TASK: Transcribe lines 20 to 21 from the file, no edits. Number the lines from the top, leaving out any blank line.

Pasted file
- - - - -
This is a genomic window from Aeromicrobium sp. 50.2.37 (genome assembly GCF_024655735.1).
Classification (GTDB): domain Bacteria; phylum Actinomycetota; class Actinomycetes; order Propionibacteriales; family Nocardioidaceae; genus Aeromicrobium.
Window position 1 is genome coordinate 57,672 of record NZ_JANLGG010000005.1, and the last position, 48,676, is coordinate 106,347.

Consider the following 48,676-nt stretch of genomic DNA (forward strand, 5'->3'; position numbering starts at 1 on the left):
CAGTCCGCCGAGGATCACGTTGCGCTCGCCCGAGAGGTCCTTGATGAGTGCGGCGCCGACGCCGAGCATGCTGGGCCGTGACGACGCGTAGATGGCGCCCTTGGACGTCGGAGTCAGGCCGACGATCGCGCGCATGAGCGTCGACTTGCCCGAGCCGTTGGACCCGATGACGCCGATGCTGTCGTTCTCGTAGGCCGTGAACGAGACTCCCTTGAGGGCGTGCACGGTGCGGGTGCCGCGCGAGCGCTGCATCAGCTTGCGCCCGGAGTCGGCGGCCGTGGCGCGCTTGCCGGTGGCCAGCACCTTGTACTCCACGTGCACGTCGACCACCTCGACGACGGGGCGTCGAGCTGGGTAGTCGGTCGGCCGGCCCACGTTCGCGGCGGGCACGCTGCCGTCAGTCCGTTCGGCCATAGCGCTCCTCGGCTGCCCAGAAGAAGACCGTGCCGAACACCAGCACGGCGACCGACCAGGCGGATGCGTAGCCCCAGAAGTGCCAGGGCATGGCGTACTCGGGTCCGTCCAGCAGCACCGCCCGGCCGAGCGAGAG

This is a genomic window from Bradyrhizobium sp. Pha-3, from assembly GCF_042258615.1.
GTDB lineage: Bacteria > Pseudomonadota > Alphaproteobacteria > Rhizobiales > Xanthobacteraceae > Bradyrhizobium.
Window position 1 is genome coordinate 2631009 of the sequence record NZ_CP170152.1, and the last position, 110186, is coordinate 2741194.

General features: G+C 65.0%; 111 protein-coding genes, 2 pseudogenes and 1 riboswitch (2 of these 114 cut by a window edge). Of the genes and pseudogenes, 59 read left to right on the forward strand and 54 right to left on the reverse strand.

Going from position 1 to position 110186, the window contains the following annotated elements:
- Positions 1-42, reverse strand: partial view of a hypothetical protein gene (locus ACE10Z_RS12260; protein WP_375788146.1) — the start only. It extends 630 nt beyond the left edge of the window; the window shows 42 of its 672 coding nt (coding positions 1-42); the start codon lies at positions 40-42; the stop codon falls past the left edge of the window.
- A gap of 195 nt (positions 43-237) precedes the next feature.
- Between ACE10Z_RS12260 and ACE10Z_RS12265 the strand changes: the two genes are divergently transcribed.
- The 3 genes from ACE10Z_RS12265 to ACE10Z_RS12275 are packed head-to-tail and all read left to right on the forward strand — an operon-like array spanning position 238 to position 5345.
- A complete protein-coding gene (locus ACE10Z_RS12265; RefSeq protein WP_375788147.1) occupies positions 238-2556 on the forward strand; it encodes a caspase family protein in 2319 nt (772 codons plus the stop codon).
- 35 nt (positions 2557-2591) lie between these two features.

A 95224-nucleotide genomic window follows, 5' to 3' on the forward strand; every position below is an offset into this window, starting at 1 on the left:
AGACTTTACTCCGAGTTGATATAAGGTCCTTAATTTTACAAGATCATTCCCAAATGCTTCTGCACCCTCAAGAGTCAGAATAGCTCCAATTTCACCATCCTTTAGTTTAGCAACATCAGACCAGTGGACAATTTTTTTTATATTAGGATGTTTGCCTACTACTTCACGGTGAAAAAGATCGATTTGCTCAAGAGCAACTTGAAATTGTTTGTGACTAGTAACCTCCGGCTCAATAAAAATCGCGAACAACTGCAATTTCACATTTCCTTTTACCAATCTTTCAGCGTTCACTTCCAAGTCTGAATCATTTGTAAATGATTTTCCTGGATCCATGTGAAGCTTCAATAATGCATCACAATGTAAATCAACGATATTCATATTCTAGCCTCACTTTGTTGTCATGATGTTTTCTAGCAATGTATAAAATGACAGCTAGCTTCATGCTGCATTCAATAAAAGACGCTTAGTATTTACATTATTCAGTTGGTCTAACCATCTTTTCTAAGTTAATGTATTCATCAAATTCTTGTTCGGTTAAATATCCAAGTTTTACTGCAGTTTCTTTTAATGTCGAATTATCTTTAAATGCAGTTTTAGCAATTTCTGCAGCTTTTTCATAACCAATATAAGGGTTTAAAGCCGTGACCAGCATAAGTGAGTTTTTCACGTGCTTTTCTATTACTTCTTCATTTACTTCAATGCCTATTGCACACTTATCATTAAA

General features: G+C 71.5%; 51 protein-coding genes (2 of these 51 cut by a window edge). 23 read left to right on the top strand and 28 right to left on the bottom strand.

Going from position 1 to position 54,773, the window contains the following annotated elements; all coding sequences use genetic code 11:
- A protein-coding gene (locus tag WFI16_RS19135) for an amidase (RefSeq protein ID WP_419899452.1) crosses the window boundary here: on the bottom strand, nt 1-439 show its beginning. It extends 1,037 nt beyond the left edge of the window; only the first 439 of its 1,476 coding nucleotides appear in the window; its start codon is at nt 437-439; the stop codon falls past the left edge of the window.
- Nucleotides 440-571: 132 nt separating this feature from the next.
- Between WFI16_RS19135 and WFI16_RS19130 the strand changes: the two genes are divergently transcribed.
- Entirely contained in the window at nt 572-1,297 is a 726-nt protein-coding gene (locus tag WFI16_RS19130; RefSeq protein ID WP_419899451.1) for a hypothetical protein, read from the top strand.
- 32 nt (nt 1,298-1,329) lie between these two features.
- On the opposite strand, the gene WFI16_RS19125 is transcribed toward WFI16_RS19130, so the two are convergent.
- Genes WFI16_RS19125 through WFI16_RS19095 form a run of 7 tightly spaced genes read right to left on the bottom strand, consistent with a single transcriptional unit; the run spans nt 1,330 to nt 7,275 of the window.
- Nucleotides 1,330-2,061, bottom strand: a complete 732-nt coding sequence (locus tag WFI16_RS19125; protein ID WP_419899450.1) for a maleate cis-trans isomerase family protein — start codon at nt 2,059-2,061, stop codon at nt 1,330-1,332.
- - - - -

Going from position 1 to position 54,773, the window contains the following annotated elements; all coding sequences use genetic code 11:
- A protein-coding gene (locus tag WFI16_RS19135) for an amidase (RefSeq protein ID WP_419899452.1) crosses the window boundary here: on the bottom strand, nt 1-439 show its beginning. It extends 1,037 nt beyond the left edge of the window; only the first 439 of its 1,476 coding nucleotides appear in the window; its start codon is at nt 437-439; the stop codon falls past the left edge of the window.